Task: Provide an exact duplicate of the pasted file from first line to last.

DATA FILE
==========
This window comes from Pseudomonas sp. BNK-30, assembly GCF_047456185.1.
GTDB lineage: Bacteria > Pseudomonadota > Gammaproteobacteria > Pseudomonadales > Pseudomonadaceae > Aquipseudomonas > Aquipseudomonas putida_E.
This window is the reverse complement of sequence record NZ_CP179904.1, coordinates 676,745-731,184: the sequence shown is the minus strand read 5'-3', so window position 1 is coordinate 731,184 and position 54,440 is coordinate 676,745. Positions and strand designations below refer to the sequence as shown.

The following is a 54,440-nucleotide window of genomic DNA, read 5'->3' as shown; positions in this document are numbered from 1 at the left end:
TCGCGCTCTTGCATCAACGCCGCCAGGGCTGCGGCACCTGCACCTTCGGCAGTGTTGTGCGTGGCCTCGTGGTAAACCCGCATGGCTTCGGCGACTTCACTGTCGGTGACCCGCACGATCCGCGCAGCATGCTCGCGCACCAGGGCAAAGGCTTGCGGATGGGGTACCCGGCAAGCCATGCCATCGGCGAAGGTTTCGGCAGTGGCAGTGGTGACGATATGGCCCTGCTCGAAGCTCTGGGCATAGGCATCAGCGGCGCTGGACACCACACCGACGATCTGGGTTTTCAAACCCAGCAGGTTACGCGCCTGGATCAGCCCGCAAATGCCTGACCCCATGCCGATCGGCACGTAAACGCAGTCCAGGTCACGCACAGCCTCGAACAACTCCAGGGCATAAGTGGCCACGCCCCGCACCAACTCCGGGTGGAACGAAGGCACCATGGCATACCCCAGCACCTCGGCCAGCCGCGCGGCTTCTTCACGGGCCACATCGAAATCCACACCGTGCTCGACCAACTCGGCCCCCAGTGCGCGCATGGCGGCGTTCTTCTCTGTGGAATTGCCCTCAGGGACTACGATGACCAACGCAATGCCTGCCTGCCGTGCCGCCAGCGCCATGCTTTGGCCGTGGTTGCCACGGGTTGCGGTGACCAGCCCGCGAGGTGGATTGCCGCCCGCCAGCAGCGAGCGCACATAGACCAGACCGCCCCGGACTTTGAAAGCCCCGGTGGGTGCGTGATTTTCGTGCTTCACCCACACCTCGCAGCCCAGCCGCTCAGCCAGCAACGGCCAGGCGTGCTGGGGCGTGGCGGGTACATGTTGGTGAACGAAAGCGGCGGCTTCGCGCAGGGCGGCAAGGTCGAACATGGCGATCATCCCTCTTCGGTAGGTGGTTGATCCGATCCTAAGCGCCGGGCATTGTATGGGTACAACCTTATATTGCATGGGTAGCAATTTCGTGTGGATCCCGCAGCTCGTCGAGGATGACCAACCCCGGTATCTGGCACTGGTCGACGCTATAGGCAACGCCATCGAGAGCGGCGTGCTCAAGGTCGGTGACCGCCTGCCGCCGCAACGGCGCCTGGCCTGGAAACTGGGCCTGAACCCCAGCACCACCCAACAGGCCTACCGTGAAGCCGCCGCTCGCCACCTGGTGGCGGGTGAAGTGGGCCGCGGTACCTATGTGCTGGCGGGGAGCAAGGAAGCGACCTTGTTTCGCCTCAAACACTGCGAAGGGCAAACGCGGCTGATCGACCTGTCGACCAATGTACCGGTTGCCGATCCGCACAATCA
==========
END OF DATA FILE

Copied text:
This window comes from Pseudomonas sp. BNK-30, assembly GCF_047456185.1.
GTDB lineage: Bacteria > Pseudomonadota > Gammaproteobacteria > Pseudomonadales > Pseudomonadaceae > Aquipseudomonas > Aquipseudomonas putida_E.
This window is the reverse complement of sequence record NZ_CP179904.1, coordinates 676,745-731,184: the sequence shown is the minus strand read 5'-3', so window position 1 is coordinate 731,184 and position 54,440 is coordinate 676,745. Positions and strand designations below refer to the sequence as shown.

The following is a 54,440-nucleotide window of genomic DNA, read 5'->3' as shown; positions in this document are numbered from 1 at the left end:
TCGCGCTCTTGCATCAACGCCGCCAGGGCTGCGGCACCTGCACCTTCGGCAGTGTTGTGCGTGGCCTCGTGGTAAACCCGCATGGCTTCGGCGACTTCACTGTCGGTGACCCGCACGATCCGCGCAGCATGCTCGCGCACCAGGGCAAAGGCTTGCGGATGGGGTACCCGGCAAGCCATGCCATCGGCGAAGGTTTCGGCAGTGGCAGTGGTGACGATATGGCCCTGCTCGAAGCTCTGGGCATAGGCATCAGCGGCGCTGGACACCACACCGACGATCTGGGTTTTCAAACCCAGCAGGTTACGCGCCTGGATCAGCCCGCAAATGCCTGACCCCATGCCGATCGGCACGTAAACGCAGTCCAGGTCACGCACAGCCTCGAACAACTCCAGGGCATAAGTGGCCACGCCCCGCACCAACTCCGGGTGGAACGAAGGCACCATGGCATACCCCAGCACCTCGGCCAGCCGCGCGGCTTCTTCACGGGCCACATCGAAATCCACACCGTGCTCGACCAACTCGGCCCCCAGTGCGCGCATGGCGGCGTTCTTCTCTGTGGAATTGCCCTCAGGGACTACGATGACCAACGCAATGCCTGCCTGCCGTGCCGCCAGCGCCATGCTTTGGCCGTGGTTGCCACGGGTTGCGGTGACCAGCCCGCGAGGTGGATTGCCGCCCGCCAGCAGCGAGCGCACATAGACCAGACCGCCCCGGACTTTGAAAGCCCCGGTGGGTGCGTGATTTTCGTGCTTCACCCACACCTCGCAGCCCAGCCGCTCAGCCAGCAACGGCCAGGCGTGCTGGGGCGTGGCGGGTACATGTTGGTGAACGAAAGCGGCGGCTTCGCGCAGGGCGGCAAGGTCGAACATGGCGATCATCCCTCTTCGGTAGGTGGTTGATCCGATCCTAAGCGCCGGGCATTGTATGGGTACAACCTTATATTGCATGGGTAGCAATTTCGTGTGGATCCCGCAGCTCGTCGAGGATGACCAACCCCGGTATCTGGCACTGGTCGACGCTATAGGCAACGCCATCGAGAGCGGCGTGCTCAAGGTCGGTGACCGCCTGCCGCCGCAACGGCGCCTGGCCTGGAAACTGGGCCTGAACCCCAGCACCACCCAACAGGCCTACCGTGAAGCCGCCGCTCGCCACCTGGTGGCGGGTGAAGTGGGCCGCGGTACCTATGTGCTGGCGGGGAGCAAGGAAGCGACCTTGTTTCGCCTCAAACACTGCGAAGGGCAAACGCGGCTGATCGACCTGTCGACCAATGTACCGGTTGCCGATCCGCACAATCA